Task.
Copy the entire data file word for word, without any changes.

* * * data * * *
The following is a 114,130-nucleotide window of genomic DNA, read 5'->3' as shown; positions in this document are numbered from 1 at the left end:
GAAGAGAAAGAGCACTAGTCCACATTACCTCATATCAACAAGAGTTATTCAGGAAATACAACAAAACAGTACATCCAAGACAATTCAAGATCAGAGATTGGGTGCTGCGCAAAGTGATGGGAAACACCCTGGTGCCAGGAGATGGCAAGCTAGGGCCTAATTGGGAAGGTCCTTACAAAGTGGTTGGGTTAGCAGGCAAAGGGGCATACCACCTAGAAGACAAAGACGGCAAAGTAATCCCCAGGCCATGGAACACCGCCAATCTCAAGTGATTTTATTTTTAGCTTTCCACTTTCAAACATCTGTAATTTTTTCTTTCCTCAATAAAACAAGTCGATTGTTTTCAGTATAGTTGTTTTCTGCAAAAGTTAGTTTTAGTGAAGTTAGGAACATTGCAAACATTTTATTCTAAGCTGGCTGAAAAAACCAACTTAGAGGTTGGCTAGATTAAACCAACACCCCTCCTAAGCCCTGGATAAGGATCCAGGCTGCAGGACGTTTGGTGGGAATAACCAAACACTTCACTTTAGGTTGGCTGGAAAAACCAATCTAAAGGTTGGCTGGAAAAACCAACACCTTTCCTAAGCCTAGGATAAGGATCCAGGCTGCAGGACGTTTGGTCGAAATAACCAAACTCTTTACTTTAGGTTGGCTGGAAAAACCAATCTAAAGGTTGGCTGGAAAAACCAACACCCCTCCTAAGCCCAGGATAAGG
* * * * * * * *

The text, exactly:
The following is a 114,130-nucleotide window of genomic DNA, read 5'->3' as shown; positions in this document are numbered from 1 at the left end:
GAAGAGAAAGAGCACTAGTCCACATTACCTCATATCAACAAGAGTTATTCAGGAAATACAACAAAACAGTACATCCAAGACAATTCAAGATCAGAGATTGGGTGCTGCGCAAAGTGATGGGAAACACCCTGGTGCCAGGAGATGGCAAGCTAGGGCCTAATTGGGAAGGTCCTTACAAAGTGGTTGGGTTAGCAGGCAAAGGGGCATACCACCTAGAAGACAAAGACGGCAAAGTAATCCCCAGGCCATGGAACACCGCCAATCTCAAGTGATTTTATTTTTAGCTTTCCACTTTCAAACATCTGTAATTTTTTCTTTCCTCAATAAAACAAGTCGATTGTTTTCAGTATAGTTGTTTTCTGCAAAAGTTAGTTTTAGTGAAGTTAGGAACATTGCAAACATTTTATTCTAAGCTGGCTGAAAAAACCAACTTAGAGGTTGGCTAGATTAAACCAACACCCCTCCTAAGCCCTGGATAAGGATCCAGGCTGCAGGACGTTTGGTGGGAATAACCAAACACTTCACTTTAGGTTGGCTGGAAAAACCAATCTAAAGGTTGGCTGGAAAAACCAACACCTTTCCTAAGCCTAGGATAAGGATCCAGGCTGCAGGACGTTTGGTCGAAATAACCAAACTCTTTACTTTAGGTTGGCTGGAAAAACCAATCTAAAGGTTGGCTGGAAAAACCAACACCCCTCCTAAGCCCAGGATAAGG